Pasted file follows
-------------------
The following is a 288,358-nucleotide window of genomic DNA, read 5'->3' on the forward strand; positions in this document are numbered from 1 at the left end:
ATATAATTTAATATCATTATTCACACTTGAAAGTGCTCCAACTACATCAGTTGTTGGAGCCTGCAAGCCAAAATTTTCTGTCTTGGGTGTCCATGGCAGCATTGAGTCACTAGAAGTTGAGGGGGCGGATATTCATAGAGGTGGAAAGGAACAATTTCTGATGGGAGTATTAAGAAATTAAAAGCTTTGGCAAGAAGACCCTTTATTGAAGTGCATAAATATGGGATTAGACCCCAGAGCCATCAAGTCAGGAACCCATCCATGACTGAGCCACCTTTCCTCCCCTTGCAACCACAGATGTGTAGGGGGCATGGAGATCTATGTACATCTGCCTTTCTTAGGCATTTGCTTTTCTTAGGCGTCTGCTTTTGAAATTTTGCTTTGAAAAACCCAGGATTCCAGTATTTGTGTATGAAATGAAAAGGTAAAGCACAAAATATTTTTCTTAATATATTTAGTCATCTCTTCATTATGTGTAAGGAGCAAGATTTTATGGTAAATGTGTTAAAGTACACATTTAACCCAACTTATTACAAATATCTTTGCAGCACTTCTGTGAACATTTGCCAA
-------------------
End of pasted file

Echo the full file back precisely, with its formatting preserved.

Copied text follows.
The following is a 288,358-nucleotide window of genomic DNA, read 5'->3' on the forward strand; positions in this document are numbered from 1 at the left end:
ATATAATTTAATATCATTATTCACACTTGAAAGTGCTCCAACTACATCAGTTGTTGGAGCCTGCAAGCCAAAATTTTCTGTCTTGGGTGTCCATGGCAGCATTGAGTCACTAGAAGTTGAGGGGGCGGATATTCATAGAGGTGGAAAGGAACAATTTCTGATGGGAGTATTAAGAAATTAAAAGCTTTGGCAAGAAGACCCTTTATTGAAGTGCATAAATATGGGATTAGACCCCAGAGCCATCAAGTCAGGAACCCATCCATGACTGAGCCACCTTTCCTCCCCTTGCAACCACAGATGTGTAGGGGGCATGGAGATCTATGTACATCTGCCTTTCTTAGGCATTTGCTTTTCTTAGGCGTCTGCTTTTGAAATTTTGCTTTGAAAAACCCAGGATTCCAGTATTTGTGTATGAAATGAAAAGGTAAAGCACAAAATATTTTTCTTAATATATTTAGTCATCTCTTCATTATGTGTAAGGAGCAAGATTTTATGGTAAATGTGTTAAAGTACACATTTAACCCAACTTATTACAAATATCTTTGCAGCACTTCTGTGAACATTTGCCAA